Explore Immigrant Stories at the Lower East Side’s Tenement Museum, a True Time Capsule

Photo by hisdorical

Editors’ Note: This post originally ran in 2010 and has been updated. You can read the original post here.

The Lower East Side Tenement Museum is a unique and authentic look at life on the Lower East Side for the immigrant groups that have called this area home. This five-story Italianate-style brick tenement at 97 Orchard Street was home to an estimated 7,000 people from over 20 nations from from the 1860s to 1935.

The building was built by Prussian-born immigrant Lukas Glockner in 1863. At that time it had basement retail and 20 apartments. It would later be modified with additional retail space on the parlor level, leaving 16 apartments.

Over the years, as the tenement laws changed, the building would gain indoor plumbing, cold running water, an air shaft, and two toilets per floor. It also was piped for gas and then wired for electricity. In 1935, rather than fix up the building, the landlord boarded up the upper floors, leaving only the storefronts open for business.

In 1988, historian and social activist Ruth Abram and museum co-founder Anita Jacobson found the building, a veritable time capsule, waiting to be revealed. It had long been their goal to open a museum celebrating the immigrant experience in New York City.

Former Mayor Ed Koch standing in front of 97 Orchard for Founders Day at the Lower East Side Tenement Museum in 1988. #tbt #throwback #history #koch #80s #nyc #ny #newyork #picoftheday #architecture #cool

Since the building had been closed up for over 50 years, lots of period detail and original layouts survived, as well as a multitude of artifacts and personal objects in the walls and under floorboards.

The late 1800-1935 inventory, written on a door frame, at a time when this bedroom of 97 Orchard was being used as a store room #shirts #coats #skirts #jackets

They opened the first apartment, the 1878 home of the German-Jewish Gumpertz family, in 1992. Over the years, five more apartments have been opened, representing different ethnic groups, families, and time periods in the building’s history.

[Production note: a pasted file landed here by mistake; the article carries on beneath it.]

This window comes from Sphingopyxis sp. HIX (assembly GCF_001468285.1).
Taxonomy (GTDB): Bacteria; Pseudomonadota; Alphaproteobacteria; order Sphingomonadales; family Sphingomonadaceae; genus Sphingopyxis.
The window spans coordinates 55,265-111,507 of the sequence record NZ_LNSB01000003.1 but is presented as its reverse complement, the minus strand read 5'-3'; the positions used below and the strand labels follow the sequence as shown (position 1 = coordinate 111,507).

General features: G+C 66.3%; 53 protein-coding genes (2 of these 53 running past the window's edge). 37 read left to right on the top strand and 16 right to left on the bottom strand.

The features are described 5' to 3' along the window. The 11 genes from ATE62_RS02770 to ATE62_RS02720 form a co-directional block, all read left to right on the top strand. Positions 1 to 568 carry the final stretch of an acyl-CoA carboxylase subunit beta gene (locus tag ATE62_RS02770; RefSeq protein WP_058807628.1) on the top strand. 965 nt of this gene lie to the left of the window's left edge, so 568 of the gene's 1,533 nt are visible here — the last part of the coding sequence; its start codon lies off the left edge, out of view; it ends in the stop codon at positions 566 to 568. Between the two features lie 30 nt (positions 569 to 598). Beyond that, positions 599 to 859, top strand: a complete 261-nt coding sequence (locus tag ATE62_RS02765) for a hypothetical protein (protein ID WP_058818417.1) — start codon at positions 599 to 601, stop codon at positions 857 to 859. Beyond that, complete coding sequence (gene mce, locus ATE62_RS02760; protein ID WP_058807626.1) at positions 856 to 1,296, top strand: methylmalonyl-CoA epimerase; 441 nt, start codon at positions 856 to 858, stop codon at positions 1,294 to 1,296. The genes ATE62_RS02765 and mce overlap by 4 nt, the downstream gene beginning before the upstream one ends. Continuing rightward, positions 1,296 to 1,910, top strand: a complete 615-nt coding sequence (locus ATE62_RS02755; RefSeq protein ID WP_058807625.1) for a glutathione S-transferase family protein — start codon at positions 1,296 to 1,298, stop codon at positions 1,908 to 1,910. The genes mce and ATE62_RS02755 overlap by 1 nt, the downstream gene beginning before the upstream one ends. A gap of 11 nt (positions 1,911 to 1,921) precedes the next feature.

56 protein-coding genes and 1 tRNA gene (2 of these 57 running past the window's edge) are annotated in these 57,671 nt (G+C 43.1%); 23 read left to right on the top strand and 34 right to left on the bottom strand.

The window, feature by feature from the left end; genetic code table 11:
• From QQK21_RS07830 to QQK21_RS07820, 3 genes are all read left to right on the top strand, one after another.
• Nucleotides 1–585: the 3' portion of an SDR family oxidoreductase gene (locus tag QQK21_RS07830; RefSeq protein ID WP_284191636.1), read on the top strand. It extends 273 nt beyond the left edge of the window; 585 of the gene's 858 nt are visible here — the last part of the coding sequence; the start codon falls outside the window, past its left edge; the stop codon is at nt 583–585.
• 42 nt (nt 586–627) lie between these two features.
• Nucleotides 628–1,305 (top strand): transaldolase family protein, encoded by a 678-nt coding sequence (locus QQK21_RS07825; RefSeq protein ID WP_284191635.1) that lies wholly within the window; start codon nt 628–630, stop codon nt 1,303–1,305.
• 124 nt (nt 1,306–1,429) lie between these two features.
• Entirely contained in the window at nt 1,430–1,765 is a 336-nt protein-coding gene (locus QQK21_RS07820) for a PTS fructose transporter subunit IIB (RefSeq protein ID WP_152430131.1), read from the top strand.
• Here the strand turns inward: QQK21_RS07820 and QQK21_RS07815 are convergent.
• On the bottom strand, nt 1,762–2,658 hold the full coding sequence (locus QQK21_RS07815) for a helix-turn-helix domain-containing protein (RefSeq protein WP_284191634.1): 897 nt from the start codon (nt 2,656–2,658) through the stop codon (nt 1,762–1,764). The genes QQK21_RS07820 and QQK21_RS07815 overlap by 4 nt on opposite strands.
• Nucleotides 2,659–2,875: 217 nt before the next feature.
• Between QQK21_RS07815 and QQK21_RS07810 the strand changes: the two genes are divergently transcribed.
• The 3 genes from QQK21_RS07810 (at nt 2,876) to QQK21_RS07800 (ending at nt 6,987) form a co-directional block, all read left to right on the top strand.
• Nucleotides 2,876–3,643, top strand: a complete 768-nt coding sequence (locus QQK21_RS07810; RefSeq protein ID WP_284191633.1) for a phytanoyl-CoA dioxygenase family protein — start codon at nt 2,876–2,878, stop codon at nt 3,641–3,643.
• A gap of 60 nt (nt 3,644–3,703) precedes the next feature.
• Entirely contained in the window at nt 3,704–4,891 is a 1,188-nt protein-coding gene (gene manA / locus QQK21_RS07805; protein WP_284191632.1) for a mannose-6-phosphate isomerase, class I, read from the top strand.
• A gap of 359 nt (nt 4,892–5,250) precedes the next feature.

The tours of the building are all guided and often use reenactors to tell the tales of the families and their living conditions. There is also a lot of visual history in the building, as the layers peel back revealing wallpapers, paint colors, plumbing and kitchens. All convey the joys and sorrows of living in one of the most crowded places in the world in the 19th and early 20th centuries, the Lower East Side.

In addition to the numerous themed tours of the tenement building, the museum also conducts separate walking tours of the neighborhood. Tickets are sold at 103 Orchard, originally three separate tenements built in 1888 and now the visitor center. There is also a bookshop in this location, and a space where lectures, readings, discussions and exhibits are held. The museum has expanded its storytelling beyond the early 20th century by highlighting post WWII immigration. This museum should not be missed.

Great tour of the Tenement Museum

How to Visit
Address: 97 Orchard Street, New York, N.Y.
Hours: Tour times vary; visitor center and shop open Friday through Wednesday 10 am.m to 6:30 p.m. and Thursday 10 a.m. to 8:30 p.m.
Admission: $25 for adults, $20 for seniors and students, children under the age of 6 are permitted only on certain tours.
Directions: Subway B or D to Grand Street, F to Delancey Street, J, M or Z to Essex Street.

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